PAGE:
Fewer and Fewer Companies Are Offering Health Insurance Benefits

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Health insurance costs are growing and companies aren’t able to keep up. There’s also legislation and certain government requirements that make providing benefits very difficult for small business owners. As a direct result, a new study shows that far fewer companies now offer health insurance to their employees.

According to a report from the University of Minnesota, the percentage of employers who offered health insurance in 2015 was just 45.7 percent – a decrease of 1.8 percent from 2014.

Large Businesses Are Doing Okay

Large insurance companies seem to be okay with shifts in government policies and rising insurance rates. The number of companies that offered insurance to their employees grew by 1.2 percentage points, reaching 96 percent in 2015. The low percentage mentioned above is brought down by smaller organizations that can’t keep up with the demand.

“The findings may be partially explained by large employers adding coverage benefits to meet the rules of the Affordable Care Act, while small employers may have shed some employees or reduced hours to remain under the threshold where offering health insurance benefits is required,” the researchers said in a news release.

Small Businesses Hurt the Most

The problem is most prominent in the small business setting. Small businesses, or those with less than 50 employees, that offer health insurance dropped to just below 30 percent in 2015. This is down almost three percent from 2014, and down six percent from 2011 when the national average was 35.7 percent.

There are many reasons for this issue, but the largest is an inability for small employees to meet the rules regulated by the Affordable Care Act. The costs of maintaining health insurance benefits are more than they can handle.

To avoid being penalized for not offering benefits, organizations don’t hire full-time employees. As long as your employees work less than 30 hours per week, you’re not required to offer health insurance, and doing so is the only way that some small businesses feel they can stay afloat.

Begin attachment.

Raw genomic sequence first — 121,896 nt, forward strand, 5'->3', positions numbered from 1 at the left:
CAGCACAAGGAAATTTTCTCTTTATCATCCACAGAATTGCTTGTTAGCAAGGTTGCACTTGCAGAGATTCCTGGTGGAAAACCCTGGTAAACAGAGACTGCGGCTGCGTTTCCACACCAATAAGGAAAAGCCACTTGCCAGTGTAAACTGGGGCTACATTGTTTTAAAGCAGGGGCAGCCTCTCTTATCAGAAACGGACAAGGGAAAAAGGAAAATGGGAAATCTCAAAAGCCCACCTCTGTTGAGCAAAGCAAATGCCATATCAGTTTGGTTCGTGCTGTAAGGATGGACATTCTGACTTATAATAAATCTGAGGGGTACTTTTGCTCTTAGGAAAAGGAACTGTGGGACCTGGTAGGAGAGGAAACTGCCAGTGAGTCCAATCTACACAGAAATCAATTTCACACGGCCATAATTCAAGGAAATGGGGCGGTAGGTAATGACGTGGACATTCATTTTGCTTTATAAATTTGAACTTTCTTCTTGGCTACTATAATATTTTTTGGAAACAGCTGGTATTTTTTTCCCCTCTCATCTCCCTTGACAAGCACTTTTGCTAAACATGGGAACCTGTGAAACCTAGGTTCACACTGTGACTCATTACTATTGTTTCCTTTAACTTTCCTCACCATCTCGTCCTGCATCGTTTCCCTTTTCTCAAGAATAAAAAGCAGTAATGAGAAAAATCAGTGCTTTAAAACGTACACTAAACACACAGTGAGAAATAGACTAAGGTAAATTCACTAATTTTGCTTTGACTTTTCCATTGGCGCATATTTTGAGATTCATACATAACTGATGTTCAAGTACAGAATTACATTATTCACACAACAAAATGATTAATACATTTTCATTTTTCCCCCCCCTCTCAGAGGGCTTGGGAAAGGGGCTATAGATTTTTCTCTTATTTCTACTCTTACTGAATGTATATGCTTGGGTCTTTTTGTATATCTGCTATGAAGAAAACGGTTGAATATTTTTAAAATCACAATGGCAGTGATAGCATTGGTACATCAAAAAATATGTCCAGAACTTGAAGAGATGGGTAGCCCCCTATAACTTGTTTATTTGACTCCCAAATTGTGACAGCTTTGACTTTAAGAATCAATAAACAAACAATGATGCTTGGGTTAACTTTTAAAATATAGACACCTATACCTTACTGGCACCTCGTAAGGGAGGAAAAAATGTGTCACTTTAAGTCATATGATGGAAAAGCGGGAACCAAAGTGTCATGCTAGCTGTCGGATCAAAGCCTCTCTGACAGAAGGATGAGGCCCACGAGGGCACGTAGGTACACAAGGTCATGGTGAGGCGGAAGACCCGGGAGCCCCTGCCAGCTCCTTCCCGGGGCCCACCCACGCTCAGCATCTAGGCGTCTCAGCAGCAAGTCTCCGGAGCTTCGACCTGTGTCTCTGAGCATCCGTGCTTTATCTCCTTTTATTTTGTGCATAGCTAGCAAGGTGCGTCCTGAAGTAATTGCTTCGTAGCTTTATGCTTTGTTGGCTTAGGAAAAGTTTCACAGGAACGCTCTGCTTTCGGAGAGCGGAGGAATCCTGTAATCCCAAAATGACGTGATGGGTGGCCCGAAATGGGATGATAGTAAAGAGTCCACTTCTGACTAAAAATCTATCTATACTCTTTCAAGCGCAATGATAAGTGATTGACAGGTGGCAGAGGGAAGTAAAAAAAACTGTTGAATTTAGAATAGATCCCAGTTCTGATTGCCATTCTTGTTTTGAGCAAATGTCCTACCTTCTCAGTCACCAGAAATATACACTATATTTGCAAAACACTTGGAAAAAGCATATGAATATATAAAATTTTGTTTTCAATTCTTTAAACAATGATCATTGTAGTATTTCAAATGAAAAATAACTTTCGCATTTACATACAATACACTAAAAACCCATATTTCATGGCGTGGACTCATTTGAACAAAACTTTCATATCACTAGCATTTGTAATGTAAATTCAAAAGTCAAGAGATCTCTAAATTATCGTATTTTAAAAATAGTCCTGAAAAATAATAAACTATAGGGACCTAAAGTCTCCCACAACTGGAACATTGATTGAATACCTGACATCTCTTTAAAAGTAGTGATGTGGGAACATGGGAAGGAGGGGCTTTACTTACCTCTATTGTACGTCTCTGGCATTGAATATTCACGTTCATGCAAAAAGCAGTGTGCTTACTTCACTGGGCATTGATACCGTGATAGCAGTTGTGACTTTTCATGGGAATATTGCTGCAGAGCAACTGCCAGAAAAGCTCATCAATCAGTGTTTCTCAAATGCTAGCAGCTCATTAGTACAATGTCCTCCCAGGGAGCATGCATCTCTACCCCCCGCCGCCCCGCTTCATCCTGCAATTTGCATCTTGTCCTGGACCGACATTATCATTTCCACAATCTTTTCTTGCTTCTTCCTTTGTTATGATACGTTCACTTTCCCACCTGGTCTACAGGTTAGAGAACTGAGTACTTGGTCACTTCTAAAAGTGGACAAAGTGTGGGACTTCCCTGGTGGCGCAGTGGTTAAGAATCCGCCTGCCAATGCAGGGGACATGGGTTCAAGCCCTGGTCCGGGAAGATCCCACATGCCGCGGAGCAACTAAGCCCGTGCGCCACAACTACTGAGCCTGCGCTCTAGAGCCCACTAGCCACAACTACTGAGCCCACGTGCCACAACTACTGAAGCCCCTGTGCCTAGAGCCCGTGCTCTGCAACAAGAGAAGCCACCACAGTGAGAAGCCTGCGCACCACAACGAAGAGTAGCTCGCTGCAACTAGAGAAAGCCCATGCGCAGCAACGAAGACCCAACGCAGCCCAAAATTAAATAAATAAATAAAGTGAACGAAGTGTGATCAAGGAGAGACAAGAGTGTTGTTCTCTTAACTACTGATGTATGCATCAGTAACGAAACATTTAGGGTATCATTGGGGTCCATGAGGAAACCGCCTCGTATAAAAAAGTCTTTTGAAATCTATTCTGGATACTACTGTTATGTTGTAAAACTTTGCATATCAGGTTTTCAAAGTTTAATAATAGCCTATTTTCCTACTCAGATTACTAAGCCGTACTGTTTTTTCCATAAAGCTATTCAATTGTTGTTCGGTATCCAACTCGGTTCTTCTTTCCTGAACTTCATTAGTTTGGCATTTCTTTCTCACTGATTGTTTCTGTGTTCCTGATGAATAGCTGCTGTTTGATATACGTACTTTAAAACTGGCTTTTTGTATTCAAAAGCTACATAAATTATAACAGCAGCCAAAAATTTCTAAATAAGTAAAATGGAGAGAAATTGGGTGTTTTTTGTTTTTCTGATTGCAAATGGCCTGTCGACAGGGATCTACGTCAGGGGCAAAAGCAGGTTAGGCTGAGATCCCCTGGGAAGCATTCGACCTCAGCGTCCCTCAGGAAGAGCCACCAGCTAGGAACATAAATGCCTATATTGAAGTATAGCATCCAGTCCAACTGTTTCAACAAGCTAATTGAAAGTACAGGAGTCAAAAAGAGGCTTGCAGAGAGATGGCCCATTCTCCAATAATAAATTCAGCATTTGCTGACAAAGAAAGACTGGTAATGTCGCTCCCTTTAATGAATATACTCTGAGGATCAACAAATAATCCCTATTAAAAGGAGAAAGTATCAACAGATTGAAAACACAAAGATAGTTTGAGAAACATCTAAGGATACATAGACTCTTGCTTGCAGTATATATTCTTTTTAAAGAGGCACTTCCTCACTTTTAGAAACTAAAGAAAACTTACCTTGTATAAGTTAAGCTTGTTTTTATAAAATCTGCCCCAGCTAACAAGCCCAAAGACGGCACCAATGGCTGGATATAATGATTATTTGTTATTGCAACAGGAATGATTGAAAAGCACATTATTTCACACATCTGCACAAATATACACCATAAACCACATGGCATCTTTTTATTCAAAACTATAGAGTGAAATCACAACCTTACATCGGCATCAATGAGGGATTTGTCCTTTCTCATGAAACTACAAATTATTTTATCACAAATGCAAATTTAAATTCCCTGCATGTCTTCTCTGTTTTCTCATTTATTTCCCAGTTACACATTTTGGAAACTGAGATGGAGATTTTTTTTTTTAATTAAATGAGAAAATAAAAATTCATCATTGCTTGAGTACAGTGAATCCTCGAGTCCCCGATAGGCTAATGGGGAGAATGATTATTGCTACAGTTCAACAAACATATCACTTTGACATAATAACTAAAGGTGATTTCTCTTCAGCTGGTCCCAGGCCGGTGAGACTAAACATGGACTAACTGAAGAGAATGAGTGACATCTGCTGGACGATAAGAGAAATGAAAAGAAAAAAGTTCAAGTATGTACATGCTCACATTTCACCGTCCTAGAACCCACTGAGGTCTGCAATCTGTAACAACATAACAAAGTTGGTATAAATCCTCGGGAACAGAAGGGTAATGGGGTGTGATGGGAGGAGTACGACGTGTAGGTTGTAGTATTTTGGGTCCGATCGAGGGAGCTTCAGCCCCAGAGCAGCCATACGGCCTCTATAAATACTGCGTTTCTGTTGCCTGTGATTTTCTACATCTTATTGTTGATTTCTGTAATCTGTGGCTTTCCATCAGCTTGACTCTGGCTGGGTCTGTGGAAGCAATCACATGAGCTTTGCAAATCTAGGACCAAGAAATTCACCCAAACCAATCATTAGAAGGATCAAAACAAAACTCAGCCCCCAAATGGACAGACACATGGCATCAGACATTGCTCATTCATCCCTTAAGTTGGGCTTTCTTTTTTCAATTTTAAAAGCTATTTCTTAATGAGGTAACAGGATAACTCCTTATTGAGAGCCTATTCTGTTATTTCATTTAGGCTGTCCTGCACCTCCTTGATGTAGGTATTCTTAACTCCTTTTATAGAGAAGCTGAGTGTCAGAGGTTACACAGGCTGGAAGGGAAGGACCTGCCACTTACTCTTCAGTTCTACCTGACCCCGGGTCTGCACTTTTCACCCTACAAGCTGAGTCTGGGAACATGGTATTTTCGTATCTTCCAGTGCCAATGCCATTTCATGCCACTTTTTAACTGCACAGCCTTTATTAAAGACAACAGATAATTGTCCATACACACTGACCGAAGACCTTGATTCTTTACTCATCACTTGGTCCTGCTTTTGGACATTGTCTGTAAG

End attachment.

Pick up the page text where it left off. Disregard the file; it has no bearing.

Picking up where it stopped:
Employees Choosing Not to Enroll

What’s more, data from the Medical Expenditure Panel Survey-Insurance Component, produced by the Agency for Healthcare Research and Quality, showed that employees also seem to be less interested in enrolling. According to the study, about 83.8 percent of all full-time employees in the United States are given the opportunity of company-subsidized insurance. However, only 75 percent of those employees choose to enroll.

These stats vary by state. In Hawaii, for example, 97.7 percent of employees who are offered insurance take it, making it the highest acceptance rate in the nation. Montana had the lowest employee acceptance rate with only 66 percent choosing to enroll when offered insurance.

Insurance rates have continued to rise over the years, and employees aren’t sure they can live comfortably while also covering their insurance. If they don’t enroll in employer-sponsored insurance, they often choose to go without.

“Even with overall coverage expansions under health reform, most people still get insurance through work,” said Lynn Blewett, director of SHADAC, in a statement. “As more autonomy is given to states to design insurance markets of their own, it will be important to ensure a consistent level of benefits are offered nationwide, or the variation between states will increase.”

Employer-Sponsored Insurance Is the Best Deal

Based on previous legislation from the Affordable Care Act, individuals and families without approved health insurance are subject to a fee at the end of the year. Many people choose to pay the fee rather than shelling out the $17k average yearly premium for family coverage.

Others choose to shop for a better healthcare plan. In some cases, it can be cheaper to purchase a healthcare package outside of your company. This depends on your state of residence, your income, applicable government subsidies, and your dependents.

However, in most cases, it’s significantly cheaper to purchase health insurance through an employer-subsidized premium. On average, employers who offer insurance plans pay for 30 percent of the yearly premium, which saves you thousands of dollars.

Decreases in Insurance Offerings Raise Political Concern

Because it’s cheaper, this form of healthcare is a staple in our society .”Employer-sponsored coverage is the main source of health care coverage for Americans,” Kathy Hempstead, a senior advisor at UMN, told Star Tribune.

She goes on to explain that this percentage drop is a little worrisome, but it’s not much different than the typical average. “Trends in this market segment continue to be stable overall, despite some decline in offer rates among smaller firms,” she says.

Overall, these studies advise us to watch the future of the health insurance market. The number of families going without health insurance due to rising premiums is of some concern, and Congress is working on a solution to the growing problem.

Melissa Thompson writes about a wide range of topics, revealing interesting things we didn’t know before. She is a freelance USA Today producer, and a Technorati contributor.